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Jean-Charles de Castelbajac Womenswear S/S12

A newfound form of femininity is awash at JCDC's latest outing in Paris

Neat undoes, sunglasses and a sequinned dress with a nipped in a waist that conveyed $$$ signs?  Was this an actual Jean Charles de Castelbajac show or had we walked into the wrong venue? The designer has tired of the cartoonish japes of yesteryear.  This might have something to do with the structural shifts of JCDC's company, the secondary line where de Castelbajac can indulge in Donald Ducks, Kermits and what not. The collection Rustica Galactica therefore revolved around the concept of the dystopia and its results on women. 

This meant massive grab on to reality which would explain the neat little trench coats, the jackets with the giant front pockets and the tone on tone dresses where motifs like the star were subtly embedded in.  Even the Mickey Mouse prints and graffiti black and white scrawl were channelled into more wearable entities.  The finale of a floor length silver lurex dress that had a collar of pearls was not the sort of fare we're used to at JCDC but the label is evidently moving on and it will be interesting to see where it goes.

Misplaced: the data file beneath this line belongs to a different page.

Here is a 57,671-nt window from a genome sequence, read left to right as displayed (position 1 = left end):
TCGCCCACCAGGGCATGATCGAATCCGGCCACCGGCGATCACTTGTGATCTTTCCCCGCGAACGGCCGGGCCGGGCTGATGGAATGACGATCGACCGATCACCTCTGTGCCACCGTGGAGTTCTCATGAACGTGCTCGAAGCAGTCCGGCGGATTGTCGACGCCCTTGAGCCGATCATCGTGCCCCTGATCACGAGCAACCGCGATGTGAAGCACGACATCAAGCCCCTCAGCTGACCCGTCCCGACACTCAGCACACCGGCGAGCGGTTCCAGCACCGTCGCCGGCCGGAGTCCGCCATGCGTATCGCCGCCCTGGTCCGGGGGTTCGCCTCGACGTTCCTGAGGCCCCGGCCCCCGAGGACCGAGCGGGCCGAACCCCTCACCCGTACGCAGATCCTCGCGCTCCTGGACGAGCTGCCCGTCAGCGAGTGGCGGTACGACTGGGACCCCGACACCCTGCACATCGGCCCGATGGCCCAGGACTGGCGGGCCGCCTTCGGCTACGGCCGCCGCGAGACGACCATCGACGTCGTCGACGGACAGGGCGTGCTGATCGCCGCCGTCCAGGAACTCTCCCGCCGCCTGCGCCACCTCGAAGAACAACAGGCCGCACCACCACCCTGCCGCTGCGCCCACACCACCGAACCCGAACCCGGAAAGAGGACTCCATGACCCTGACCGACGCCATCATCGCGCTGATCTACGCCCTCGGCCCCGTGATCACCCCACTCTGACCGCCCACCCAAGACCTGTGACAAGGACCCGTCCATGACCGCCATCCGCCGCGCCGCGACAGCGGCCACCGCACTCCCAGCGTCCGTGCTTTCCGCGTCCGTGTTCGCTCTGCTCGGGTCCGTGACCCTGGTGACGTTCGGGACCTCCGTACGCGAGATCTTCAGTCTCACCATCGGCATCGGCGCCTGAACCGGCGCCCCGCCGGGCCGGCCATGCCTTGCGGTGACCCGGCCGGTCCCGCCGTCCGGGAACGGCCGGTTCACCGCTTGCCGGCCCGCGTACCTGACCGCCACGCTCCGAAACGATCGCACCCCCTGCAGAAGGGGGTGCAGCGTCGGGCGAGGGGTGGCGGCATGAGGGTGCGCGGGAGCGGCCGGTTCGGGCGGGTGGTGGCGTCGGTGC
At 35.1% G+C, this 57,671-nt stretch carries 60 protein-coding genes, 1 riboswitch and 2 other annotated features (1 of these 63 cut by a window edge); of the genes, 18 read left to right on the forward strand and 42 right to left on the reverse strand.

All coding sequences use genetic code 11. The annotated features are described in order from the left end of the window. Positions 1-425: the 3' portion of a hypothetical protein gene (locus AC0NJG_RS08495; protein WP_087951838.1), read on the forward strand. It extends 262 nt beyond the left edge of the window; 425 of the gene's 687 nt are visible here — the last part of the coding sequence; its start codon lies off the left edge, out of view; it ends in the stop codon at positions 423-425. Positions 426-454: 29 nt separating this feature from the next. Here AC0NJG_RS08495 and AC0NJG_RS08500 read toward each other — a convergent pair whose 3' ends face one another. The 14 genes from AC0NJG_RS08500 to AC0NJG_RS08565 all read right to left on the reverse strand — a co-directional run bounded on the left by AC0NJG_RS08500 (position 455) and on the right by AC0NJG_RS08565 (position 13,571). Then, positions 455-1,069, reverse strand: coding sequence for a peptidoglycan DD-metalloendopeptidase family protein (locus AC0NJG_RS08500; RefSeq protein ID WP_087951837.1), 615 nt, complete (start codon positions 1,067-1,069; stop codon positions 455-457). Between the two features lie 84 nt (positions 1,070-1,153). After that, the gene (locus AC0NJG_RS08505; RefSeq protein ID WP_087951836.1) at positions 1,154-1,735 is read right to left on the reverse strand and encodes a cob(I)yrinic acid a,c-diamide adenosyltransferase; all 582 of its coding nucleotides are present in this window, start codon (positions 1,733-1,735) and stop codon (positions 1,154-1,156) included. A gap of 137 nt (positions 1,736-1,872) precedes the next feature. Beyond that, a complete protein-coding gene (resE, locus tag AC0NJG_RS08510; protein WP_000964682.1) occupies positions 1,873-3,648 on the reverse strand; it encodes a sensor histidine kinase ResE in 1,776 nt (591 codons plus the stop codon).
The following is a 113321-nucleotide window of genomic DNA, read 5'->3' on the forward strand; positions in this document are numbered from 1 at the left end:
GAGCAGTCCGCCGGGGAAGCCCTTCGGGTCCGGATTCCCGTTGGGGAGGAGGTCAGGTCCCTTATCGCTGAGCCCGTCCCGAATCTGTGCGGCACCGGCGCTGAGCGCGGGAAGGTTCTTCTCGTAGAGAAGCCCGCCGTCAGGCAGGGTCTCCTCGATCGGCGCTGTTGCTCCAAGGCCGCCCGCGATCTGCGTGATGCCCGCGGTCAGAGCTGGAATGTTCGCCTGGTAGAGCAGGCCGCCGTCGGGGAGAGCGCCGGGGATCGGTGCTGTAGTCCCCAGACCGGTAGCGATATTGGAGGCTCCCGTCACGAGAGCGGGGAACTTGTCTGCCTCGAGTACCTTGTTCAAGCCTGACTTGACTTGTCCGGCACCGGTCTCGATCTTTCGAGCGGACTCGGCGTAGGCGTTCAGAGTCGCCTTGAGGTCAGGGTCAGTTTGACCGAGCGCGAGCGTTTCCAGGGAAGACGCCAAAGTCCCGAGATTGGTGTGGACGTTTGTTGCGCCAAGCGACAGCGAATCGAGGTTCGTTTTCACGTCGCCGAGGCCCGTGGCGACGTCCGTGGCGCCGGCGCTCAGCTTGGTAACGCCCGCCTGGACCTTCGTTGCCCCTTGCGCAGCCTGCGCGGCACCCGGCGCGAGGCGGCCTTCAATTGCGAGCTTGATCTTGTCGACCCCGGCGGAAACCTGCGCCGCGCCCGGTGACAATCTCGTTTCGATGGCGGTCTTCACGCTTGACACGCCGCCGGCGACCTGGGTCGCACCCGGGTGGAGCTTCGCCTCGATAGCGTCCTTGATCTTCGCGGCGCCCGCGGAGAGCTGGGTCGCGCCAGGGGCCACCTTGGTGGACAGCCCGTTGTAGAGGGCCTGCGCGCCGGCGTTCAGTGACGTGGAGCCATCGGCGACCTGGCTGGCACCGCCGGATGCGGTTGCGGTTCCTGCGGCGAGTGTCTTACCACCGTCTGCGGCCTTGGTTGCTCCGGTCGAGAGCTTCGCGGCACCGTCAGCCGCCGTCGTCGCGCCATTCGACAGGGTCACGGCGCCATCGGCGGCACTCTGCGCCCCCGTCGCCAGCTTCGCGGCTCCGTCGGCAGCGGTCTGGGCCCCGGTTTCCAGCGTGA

Dazed Digital: Tell us a little bit about the starting point of the collection?
Jean-Charles de Castelbajac:
The collection is about dystopia - the opposite of utopia. Everybody is talking about it being the end of the world. So I went to grab the ghost of my utopia and designed in the 60s and 70s moulds which I've done in the past.  

DD: What spurred on this more feminine feeling?
Jean-Charles de Castelbajac:
I used to tell stories through my clothes.  In this story, it's the story of the woman.  I've forgotten to do a manifesto. My preoccupation is to create a wardrobe for the woman with a little wink.  Tone on tone, subtle and feminine is what I was going for. It's something you can wear in 20 years - even something like the micro-teddy.  

DD: Despite this femininity, you were referencing what've you done in the past with the presence of say Mickey Mouse?
Jean-Charles de Castelbajac:
The cartoon is present like a relic, something from the past.  It's part of an antique of melancholia.